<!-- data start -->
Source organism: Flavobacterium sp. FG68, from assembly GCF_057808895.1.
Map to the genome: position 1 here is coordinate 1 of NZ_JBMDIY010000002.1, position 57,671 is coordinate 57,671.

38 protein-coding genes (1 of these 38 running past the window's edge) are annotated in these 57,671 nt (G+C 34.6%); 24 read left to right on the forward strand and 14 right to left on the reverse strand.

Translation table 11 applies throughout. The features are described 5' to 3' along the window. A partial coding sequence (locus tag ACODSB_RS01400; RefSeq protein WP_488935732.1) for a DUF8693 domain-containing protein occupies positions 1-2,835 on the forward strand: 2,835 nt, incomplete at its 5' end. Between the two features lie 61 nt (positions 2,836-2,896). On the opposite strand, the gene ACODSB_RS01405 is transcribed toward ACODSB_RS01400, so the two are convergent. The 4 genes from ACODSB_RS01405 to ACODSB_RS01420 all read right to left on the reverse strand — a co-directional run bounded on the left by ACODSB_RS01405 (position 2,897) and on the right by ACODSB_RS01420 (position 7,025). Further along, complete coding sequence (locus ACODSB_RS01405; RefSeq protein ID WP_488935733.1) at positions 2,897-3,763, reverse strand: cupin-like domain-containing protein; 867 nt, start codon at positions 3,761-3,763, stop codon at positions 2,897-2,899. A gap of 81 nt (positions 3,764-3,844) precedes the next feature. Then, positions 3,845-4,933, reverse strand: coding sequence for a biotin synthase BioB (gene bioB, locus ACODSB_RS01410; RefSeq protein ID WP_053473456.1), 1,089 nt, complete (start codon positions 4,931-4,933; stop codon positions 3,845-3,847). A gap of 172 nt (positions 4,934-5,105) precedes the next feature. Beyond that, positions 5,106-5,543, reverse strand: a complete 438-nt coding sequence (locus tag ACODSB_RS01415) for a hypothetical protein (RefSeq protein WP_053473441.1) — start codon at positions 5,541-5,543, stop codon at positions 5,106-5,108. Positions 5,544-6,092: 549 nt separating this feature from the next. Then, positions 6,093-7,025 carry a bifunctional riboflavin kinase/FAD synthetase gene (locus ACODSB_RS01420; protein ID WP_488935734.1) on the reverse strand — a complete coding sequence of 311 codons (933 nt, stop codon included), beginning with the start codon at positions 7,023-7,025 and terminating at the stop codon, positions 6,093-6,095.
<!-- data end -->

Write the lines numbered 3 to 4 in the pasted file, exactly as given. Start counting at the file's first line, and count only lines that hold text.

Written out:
38 protein-coding genes (1 of these 38 running past the window's edge) are annotated in these 57,671 nt (G+C 34.6%); 24 read left to right on the forward strand and 14 right to left on the reverse strand.

Translation table 11 applies throughout. The features are described 5' to 3' along the window. A partial coding sequence (locus tag ACODSB_RS01400; RefSeq protein WP_488935732.1) for a DUF8693 domain-containing protein occupies positions 1-2,835 on the forward strand: 2,835 nt, incomplete at its 5' end. Between the two features lie 61 nt (positions 2,836-2,896). On the opposite strand, the gene ACODSB_RS01405 is transcribed toward ACODSB_RS01400, so the two are convergent. The 4 genes from ACODSB_RS01405 to ACODSB_RS01420 all read right to left on the reverse strand — a co-directional run bounded on the left by ACODSB_RS01405 (position 2,897) and on the right by ACODSB_RS01420 (position 7,025). Further along, complete coding sequence (locus ACODSB_RS01405; RefSeq protein ID WP_488935733.1) at positions 2,897-3,763, reverse strand: cupin-like domain-containing protein; 867 nt, start codon at positions 3,761-3,763, stop codon at positions 2,897-2,899. A gap of 81 nt (positions 3,764-3,844) precedes the next feature. Then, positions 3,845-4,933, reverse strand: coding sequence for a biotin synthase BioB (gene bioB, locus ACODSB_RS01410; RefSeq protein ID WP_053473456.1), 1,089 nt, complete (start codon positions 4,931-4,933; stop codon positions 3,845-3,847). A gap of 172 nt (positions 4,934-5,105) precedes the next feature. Beyond that, positions 5,106-5,543, reverse strand: a complete 438-nt coding sequence (locus tag ACODSB_RS01415) for a hypothetical protein (RefSeq protein WP_053473441.1) — start codon at positions 5,541-5,543, stop codon at positions 5,106-5,108. Positions 5,544-6,092: 549 nt separating this feature from the next. Then, positions 6,093-7,025 carry a bifunctional riboflavin kinase/FAD synthetase gene (locus ACODSB_RS01420; protein ID WP_488935734.1) on the reverse strand — a complete coding sequence of 311 codons (933 nt, stop codon included), beginning with the start codon at positions 7,023-7,025 and terminating at the stop codon, positions 6,093-6,095.